A rooster crowed nearby, and the sound broke through the spell called sleep. With my eyelids unwilling to open and face a brand spanking new day, I started to pull my arms up, my hands together, and stretched behind my head . . . when I felt my hands hit something. Did I put anything behind my chair? I was puzzled for a moment as I tried to feel the mysterious object with my fingers. Hmmm . . . the object had a rough, bumpy surface. It almost felt like—a tree! And my back—it was leaning against something hard, rather than my firm mesh, swivel office chair. The shock finally forced my eyes to open, and I was STUNNED! Instead of a computer screen, I was looking at a city street. However, the street was not familiar to me. I turned my head and realized that I was sitting on the ground and leaning against a tree, with a cobblestone road in front of me!
"Where the heck am I?" I blurted out loud. I looked down at my chest and saw that my clothing was changed somehow while I slept. Instead of my favorite blue and orange New York Mets baseball tee, I was wearing a drab green colored and VERY LOOSE, long sleeved tunic. The shirt was tied in place with a brown leather ring belt, attached to a sheath on my left hip, with a dagger in the sheath. Instead of black sweatpants, I was wearing gray tights! My blue slippers were replaced with short, black boots that rose just above my ankles. I had to admit, though, that these boots were more comfortable than my slippers. Never mind that! Think Mc Fly, think! How in the world did I end up . . . where?
I started to pull myself off the ground, but my body betrayed me as I was assaulted by a wave of nausea. I slipped and fell back on the ground with a hard THUMP!
"Hey lookee here! This man is still stinking drunk!" a haughty, male voice said.
"Should we toss him in jail to sleep it off?" another male voice asked, with a hint of eagerness.
"Nah, hauling in a drunk won't help us meet our quota for today as members of The Watch," the first man replied. "If we tried to puff him up as some dastardly scoundrel, we'll be laughed at by our captain. And the time spent on the paperwork for this drunk will pull us off the street if a wanted outlaw is running around. Nope, he's definitely not worth hauling in," the man concluded.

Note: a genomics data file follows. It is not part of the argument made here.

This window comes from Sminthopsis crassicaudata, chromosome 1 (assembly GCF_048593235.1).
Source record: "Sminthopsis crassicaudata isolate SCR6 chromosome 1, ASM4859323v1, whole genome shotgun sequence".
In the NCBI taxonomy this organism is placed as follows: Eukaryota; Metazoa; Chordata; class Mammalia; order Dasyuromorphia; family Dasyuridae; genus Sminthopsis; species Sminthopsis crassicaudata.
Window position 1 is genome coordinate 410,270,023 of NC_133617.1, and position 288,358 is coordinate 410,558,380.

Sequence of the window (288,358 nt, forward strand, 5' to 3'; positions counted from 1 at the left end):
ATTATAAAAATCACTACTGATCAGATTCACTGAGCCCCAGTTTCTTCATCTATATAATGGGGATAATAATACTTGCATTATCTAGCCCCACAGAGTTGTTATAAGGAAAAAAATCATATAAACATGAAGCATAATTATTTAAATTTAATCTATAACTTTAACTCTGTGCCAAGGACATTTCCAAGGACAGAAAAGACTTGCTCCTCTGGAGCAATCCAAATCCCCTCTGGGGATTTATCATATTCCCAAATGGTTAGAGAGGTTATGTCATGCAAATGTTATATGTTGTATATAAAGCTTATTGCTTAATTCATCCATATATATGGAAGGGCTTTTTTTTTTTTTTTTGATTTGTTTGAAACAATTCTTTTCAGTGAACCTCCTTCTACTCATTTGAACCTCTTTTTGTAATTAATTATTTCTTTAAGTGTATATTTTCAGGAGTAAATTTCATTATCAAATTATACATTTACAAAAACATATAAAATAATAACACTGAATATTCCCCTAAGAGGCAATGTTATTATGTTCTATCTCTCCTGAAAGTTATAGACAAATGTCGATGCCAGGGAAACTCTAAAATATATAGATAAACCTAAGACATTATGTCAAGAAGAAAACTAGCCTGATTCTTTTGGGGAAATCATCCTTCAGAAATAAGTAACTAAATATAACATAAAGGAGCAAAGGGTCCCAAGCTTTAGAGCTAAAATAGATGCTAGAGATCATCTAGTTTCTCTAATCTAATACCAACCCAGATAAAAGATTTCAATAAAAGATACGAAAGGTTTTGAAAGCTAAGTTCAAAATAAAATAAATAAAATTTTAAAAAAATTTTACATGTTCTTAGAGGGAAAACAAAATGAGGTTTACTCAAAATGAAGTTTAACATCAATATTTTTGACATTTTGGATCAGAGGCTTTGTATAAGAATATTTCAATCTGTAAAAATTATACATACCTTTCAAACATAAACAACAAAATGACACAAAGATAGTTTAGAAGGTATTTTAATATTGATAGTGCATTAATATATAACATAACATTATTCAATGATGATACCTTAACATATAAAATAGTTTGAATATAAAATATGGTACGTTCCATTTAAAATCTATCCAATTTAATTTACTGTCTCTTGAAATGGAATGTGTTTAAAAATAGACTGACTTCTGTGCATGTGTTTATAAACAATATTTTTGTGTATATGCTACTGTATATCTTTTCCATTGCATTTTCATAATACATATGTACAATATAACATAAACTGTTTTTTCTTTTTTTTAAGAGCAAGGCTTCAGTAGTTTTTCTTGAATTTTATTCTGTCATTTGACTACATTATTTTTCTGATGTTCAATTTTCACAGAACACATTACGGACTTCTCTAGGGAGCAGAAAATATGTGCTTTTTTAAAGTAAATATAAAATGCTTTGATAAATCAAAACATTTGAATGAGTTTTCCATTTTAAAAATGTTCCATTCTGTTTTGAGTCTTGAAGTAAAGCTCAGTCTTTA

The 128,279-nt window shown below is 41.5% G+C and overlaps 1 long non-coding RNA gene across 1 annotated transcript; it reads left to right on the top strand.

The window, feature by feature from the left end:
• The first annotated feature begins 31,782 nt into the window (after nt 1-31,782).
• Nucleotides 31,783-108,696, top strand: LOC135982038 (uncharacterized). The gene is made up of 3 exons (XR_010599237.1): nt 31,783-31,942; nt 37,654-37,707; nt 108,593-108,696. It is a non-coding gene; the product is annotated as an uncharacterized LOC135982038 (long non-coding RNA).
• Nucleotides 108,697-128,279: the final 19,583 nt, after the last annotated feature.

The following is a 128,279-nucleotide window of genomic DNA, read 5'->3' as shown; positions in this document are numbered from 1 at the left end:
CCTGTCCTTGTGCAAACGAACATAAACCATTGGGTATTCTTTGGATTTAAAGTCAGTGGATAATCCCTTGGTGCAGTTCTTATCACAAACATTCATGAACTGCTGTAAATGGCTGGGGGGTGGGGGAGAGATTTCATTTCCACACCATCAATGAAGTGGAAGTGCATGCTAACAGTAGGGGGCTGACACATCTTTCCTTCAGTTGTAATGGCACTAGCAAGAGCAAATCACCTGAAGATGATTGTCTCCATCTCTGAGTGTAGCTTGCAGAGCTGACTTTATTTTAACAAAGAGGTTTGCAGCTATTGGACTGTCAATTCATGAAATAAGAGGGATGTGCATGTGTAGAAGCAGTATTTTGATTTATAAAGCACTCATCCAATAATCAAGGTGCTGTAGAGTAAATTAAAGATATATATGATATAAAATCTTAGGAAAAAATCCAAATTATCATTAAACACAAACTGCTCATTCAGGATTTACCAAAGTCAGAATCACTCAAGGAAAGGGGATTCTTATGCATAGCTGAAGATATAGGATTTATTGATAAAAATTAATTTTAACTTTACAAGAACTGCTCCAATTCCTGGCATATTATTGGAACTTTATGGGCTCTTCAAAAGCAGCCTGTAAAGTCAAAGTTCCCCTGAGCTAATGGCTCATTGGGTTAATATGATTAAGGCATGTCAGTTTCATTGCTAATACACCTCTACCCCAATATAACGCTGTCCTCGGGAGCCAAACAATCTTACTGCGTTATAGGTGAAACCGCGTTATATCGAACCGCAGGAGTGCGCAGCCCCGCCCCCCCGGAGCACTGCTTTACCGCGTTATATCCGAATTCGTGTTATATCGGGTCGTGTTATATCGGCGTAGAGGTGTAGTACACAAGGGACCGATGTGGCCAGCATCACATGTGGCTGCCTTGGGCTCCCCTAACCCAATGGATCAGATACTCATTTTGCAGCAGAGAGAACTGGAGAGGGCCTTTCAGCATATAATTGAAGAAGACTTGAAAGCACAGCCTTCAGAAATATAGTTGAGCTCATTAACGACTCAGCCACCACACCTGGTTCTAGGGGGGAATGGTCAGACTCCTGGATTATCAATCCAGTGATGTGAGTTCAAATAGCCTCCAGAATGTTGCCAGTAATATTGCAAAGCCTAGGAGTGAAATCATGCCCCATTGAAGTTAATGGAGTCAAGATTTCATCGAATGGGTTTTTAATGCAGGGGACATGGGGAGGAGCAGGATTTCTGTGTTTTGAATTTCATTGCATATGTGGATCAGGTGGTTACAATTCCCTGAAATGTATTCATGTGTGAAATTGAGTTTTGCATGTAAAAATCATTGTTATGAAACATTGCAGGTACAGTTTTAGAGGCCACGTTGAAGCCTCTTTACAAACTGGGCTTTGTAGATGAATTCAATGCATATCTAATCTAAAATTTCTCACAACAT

"But we can't just leave him here. Let's make him move away from this area at least. Our captain would reprimand us if he saw us leave this guy next to the road," the second guard suggested.
A moment later, a hard stick was shoved into my ribs. "Ouuff," I blurted out as the pain shocked my body awake now.
"Move it you lousy drunk!" the first guy yelled into my ear as he pulled my right arm. My leg was kicked for emphasis.
"Ow! Alright, alright! I'm up!" I replied as I slowly rose off the ground. My head was no longer spinning. I felt a rough shove at my back. I did not resist it but simply kept moving.
I didn't know who the men were, as I didn't even get a chance to look at them. However, I heard that they were members of The Watch, the local law enforcement, and that was good enough to for me. "Don't go looking for trouble," as my momma always said.
I looked around as I walked on the sidewalk. The city block was filled with shops and small houses. Some were a single story house, others two or even three stories tall. The houses were mostly wattle and daub homes, or houses that had timber frames and twigs and dried mud as walls. There were also houses made of cobblestones and timber.
I saw many people on the streets, dressed in clothes from the medieval era. Did I end up in a Renaissance Fair somehow?
I looked up at the sky and noted that it was still early morning. Now where can I go for information? I looked around and saw what I was looking for—an inn!
YOU ARE READING
CHRONICLES of a PC Gamer Stuck Inside an RPG (Book One: Duelist)Fantasy
[Note: This first book has been completed and is available on Amazon Kindle and Kindle Unlimited.] Meet Lawrence Eugene Mulligan, a fantasy writer by day and avid PC gamer by night. One day, he woke up and found himself in another world, inside an...